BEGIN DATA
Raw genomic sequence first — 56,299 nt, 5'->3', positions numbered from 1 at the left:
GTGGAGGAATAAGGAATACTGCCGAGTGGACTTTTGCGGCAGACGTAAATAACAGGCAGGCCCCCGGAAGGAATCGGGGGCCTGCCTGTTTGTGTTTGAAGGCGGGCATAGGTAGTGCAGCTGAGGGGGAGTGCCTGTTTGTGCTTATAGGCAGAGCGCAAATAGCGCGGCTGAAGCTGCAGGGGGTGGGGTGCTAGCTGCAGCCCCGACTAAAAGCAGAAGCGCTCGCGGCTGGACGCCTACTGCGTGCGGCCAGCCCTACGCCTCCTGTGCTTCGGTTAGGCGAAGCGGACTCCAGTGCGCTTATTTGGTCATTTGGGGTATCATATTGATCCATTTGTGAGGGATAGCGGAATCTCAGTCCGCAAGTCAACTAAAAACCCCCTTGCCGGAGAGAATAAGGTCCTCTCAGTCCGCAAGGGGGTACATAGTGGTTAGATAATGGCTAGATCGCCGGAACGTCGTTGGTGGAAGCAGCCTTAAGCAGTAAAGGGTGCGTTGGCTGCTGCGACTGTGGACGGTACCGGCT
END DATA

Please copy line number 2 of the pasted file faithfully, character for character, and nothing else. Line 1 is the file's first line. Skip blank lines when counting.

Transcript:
GTGGAGGAATAAGGAATACTGCCGAGTGGACTTTTGCGGCAGACGTAAATAACAGGCAGGCCCCCGGAAGGAATCGGGGGCCTGCCTGTTTGTGTTTGAAGGCGGGCATAGGTAGTGCAGCTGAGGGGGAGTGCCTGTTTGTGCTTATAGGCAGAGCGCAAATAGCGCGGCTGAAGCTGCAGGGGGTGGGGTGCTAGCTGCAGCCCCGACTAAAAGCAGAAGCGCTCGCGGCTGGACGCCTACTGCGTGCGGCCAGCCCTACGCCTCCTGTGCTTCGGTTAGGCGAAGCGGACTCCAGTGCGCTTATTTGGTCATTTGGGGTATCATATTGATCCATTTGTGAGGGATAGCGGAATCTCAGTCCGCAAGTCAACTAAAAACCCCCTTGCCGGAGAGAATAAGGTCCTCTCAGTCCGCAAGGGGGTACATAGTGGTTAGATAATGGCTAGATCGCCGGAACGTCGTTGGTGGAAGCAGCCTTAAGCAGTAAAGGGTGCGTTGGCTGCTGCGACTGTGGACGGTACCGGCT